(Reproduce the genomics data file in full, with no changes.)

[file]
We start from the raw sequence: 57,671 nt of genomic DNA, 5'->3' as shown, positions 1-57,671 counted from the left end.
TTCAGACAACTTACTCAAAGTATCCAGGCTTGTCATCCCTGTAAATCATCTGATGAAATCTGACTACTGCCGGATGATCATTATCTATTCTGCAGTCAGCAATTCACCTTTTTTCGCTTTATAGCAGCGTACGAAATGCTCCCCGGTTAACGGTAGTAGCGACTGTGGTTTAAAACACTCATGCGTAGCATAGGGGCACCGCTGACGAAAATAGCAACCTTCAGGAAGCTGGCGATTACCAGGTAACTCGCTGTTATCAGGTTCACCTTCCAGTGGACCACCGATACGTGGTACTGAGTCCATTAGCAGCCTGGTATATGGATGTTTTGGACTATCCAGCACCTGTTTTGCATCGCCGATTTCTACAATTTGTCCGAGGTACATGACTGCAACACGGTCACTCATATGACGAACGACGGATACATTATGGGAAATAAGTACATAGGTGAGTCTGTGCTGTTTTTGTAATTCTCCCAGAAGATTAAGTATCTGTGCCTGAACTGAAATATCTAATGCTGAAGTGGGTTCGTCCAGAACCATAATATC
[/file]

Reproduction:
We start from the raw sequence: 57,671 nt of genomic DNA, 5'->3' as shown, positions 1-57,671 counted from the left end.
TTCAGACAACTTACTCAAAGTATCCAGGCTTGTCATCCCTGTAAATCATCTGATGAAATCTGACTACTGCCGGATGATCATTATCTATTCTGCAGTCAGCAATTCACCTTTTTTCGCTTTATAGCAGCGTACGAAATGCTCCCCGGTTAACGGTAGTAGCGACTGTGGTTTAAAACACTCATGCGTAGCATAGGGGCACCGCTGACGAAAATAGCAACCTTCAGGAAGCTGGCGATTACCAGGTAACTCGCTGTTATCAGGTTCACCTTCCAGTGGACCACCGATACGTGGTACTGAGTCCATTAGCAGCCTGGTATATGGATGTTTTGGACTATCCAGCACCTGTTTTGCATCGCCGATTTCTACAATTTGTCCGAGGTACATGACTGCAACACGGTCACTCATATGACGAACGACGGATACATTATGGGAAATAAGTACATAGGTGAGTCTGTGCTGTTTTTGTAATTCTCCCAGAAGATTAAGTATCTGTGCCTGAACTGAAATATCTAATGCTGAAGTGGGTTCGTCCAGAACCATAATATC